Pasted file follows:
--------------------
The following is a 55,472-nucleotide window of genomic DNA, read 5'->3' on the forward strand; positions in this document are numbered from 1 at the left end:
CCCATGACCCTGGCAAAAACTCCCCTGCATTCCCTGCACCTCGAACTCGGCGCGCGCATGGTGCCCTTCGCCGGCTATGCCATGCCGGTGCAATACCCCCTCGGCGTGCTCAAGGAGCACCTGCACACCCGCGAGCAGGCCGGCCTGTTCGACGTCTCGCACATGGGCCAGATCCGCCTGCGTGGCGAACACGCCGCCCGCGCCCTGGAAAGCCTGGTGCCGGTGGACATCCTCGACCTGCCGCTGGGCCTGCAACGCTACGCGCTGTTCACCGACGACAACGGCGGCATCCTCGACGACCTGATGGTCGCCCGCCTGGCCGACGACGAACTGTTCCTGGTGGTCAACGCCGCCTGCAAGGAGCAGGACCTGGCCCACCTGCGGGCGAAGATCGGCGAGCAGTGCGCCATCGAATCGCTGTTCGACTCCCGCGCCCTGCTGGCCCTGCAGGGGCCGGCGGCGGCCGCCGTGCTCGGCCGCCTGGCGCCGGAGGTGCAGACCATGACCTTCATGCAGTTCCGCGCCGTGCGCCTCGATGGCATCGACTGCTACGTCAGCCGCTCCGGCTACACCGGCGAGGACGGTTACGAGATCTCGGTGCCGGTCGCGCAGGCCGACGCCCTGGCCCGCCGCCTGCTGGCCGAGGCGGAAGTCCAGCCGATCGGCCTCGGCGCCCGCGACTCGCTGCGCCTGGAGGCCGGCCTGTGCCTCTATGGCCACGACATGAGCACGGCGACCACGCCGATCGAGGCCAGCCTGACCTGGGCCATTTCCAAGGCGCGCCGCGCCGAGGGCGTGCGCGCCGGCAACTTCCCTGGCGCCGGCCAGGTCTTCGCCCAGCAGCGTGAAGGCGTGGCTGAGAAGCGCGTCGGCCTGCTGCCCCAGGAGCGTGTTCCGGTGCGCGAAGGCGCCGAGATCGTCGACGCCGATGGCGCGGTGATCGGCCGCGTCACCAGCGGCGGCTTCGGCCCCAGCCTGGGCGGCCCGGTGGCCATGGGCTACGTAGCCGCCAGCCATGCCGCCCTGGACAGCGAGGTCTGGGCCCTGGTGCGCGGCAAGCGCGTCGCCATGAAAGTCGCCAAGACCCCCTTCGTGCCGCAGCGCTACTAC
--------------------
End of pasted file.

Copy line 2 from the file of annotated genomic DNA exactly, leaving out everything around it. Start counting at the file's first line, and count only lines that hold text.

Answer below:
CCCATGACCCTGGCAAAAACTCCCCTGCATTCCCTGCACCTCGAACTCGGCGCGCGCATGGTGCCCTTCGCCGGCTATGCCATGCCGGTGCAATACCCCCTCGGCGTGCTCAAGGAGCACCTGCACACCCGCGAGCAGGCCGGCCTGTTCGACGTCTCGCACATGGGCCAGATCCGCCTGCGTGGCGAACACGCCGCCCGCGCCCTGGAAAGCCTGGTGCCGGTGGACATCCTCGACCTGCCGCTGGGCCTGCAACGCTACGCGCTGTTCACCGACGACAACGGCGGCATCCTCGACGACCTGATGGTCGCCCGCCTGGCCGACGACGAACTGTTCCTGGTGGTCAACGCCGCCTGCAAGGAGCAGGACCTGGCCCACCTGCGGGCGAAGATCGGCGAGCAGTGCGCCATCGAATCGCTGTTCGACTCCCGCGCCCTGCTGGCCCTGCAGGGGCCGGCGGCGGCCGCCGTGCTCGGCCGCCTGGCGCCGGAGGTGCAGACCATGACCTTCATGCAGTTCCGCGCCGTGCGCCTCGATGGCATCGACTGCTACGTCAGCCGCTCCGGCTACACCGGCGAGGACGGTTACGAGATCTCGGTGCCGGTCGCGCAGGCCGACGCCCTGGCCCGCCGCCTGCTGGCCGAGGCGGAAGTCCAGCCGATCGGCCTCGGCGCCCGCGACTCGCTGCGCCTGGAGGCCGGCCTGTGCCTCTATGGCCACGACATGAGCACGGCGACCACGCCGATCGAGGCCAGCCTGACCTGGGCCATTTCCAAGGCGCGCCGCGCCGAGGGCGTGCGCGCCGGCAACTTCCCTGGCGCCGGCCAGGTCTTCGCCCAGCAGCGTGAAGGCGTGGCTGAGAAGCGCGTCGGCCTGCTGCCCCAGGAGCGTGTTCCGGTGCGCGAAGGCGCCGAGATCGTCGACGCCGATGGCGCGGTGATCGGCCGCGTCACCAGCGGCGGCTTCGGCCCCAGCCTGGGCGGCCCGGTGGCCATGGGCTACGTAGCCGCCAGCCATGCCGCCCTGGACAGCGAGGTCTGGGCCCTGGTGCGCGGCAAGCGCGTCGCCATGAAAGTCGCCAAGACCCCCTTCGTGCCGCAGCGCTACTAC